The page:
by James Daybell, Sam Willis
Publication Date: October 1, 2018
Genre: History, Non-fiction
Publisher: Atlantic Books
In this fascinating and original new book, Sam Willis and James Daybell lead us on a journey of historical discovery that tackles some of the greatest historical themes - from the Tudors to the Second World War, from the Roman Empire to the Victorians - but via entirely unexpected subjects.
You will find out here how the history of the beard is connected to the Crimean War; how the history of paperclips is all about the Stasi; how the history of bubbles is all about the French Revolution. And who knew that Heinrich Himmler, Tutankhamun and the history of needlework are linked to napalm and Victorian orphans?
Taking the reader on an enthralling and extraordinary journey through thirty different topics that are ingeniously linked together, Histories of the Unexpected not only presents a new way of thinking about the past, but also reveals the everyday world around us as never before.
This was a weird one. The book focuses on the premise that everything has a history beyond the obvious, including things like bubbles, clouds and itching, and it’s written in a stream-of-consciousness style, so that the history of hands leads to gloves, leads to perfume, etc. The authors host a podcast by the same name, so I’m guessing this book is the result of the podcast’s success.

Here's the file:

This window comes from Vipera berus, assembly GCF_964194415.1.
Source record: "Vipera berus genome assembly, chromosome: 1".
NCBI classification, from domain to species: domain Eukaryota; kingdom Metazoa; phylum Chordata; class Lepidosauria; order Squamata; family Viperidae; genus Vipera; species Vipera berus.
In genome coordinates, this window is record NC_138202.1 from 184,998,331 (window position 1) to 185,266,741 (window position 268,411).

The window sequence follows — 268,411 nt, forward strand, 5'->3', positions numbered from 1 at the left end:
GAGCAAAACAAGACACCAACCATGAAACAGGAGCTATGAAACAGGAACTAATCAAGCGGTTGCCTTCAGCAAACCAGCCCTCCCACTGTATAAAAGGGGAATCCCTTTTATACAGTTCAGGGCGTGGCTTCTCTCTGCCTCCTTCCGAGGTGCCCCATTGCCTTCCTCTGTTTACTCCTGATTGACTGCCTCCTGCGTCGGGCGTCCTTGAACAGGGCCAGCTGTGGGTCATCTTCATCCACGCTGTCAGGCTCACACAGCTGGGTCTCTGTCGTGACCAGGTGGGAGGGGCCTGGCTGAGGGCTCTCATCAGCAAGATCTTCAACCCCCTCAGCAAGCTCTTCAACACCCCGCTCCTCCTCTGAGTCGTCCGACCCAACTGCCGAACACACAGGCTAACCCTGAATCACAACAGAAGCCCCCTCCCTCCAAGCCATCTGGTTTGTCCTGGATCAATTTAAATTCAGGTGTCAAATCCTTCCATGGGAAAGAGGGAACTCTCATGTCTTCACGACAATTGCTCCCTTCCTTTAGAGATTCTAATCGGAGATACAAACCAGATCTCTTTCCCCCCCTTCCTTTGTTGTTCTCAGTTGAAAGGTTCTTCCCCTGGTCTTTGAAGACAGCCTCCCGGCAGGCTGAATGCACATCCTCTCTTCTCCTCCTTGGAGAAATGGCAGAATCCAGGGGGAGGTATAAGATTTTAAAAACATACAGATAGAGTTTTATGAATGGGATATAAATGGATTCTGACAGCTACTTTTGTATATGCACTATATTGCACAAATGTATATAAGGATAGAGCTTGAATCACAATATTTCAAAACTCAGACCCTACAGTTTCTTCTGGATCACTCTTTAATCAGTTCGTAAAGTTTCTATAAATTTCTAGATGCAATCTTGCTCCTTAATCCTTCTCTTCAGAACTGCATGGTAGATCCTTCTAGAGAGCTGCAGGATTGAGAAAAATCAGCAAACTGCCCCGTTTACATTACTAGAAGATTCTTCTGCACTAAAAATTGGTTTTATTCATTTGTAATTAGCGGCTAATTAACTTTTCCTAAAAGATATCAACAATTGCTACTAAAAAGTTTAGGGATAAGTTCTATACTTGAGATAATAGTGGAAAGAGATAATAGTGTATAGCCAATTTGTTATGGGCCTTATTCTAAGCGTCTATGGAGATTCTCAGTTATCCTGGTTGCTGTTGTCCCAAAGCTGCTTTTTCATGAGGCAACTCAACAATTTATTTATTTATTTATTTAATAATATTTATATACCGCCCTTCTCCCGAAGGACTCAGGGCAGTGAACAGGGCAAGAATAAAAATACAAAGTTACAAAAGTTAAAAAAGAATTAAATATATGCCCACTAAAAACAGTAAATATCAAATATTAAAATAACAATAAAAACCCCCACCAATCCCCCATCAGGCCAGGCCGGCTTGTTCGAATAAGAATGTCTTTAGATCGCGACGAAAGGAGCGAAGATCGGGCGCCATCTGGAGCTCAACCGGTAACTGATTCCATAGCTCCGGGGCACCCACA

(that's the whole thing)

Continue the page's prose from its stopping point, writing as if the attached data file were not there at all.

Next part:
It sort of works. I genuinely enjoy reading history from any viewpoint that doesn’t include wars, battles, skirmishes, politics, genocides or religious persecutions, and for the most part this book delivered on that. At times the authors slipped into their true historian selves and some of the above made an appearance. I skimmed those sections, and skipped sections that included histories involving animal cruelty, but there was very little of both.
The writing was good enough to hold a reader’s attention, but the structure of the book lends itself to limited attention spans, or for dipping into a chapter at a time. Since it’s designed to bounce around, it’s difficult to get absorbed in the reading of it.
Possibly a good choice for a young adult reluctant to see the point of history.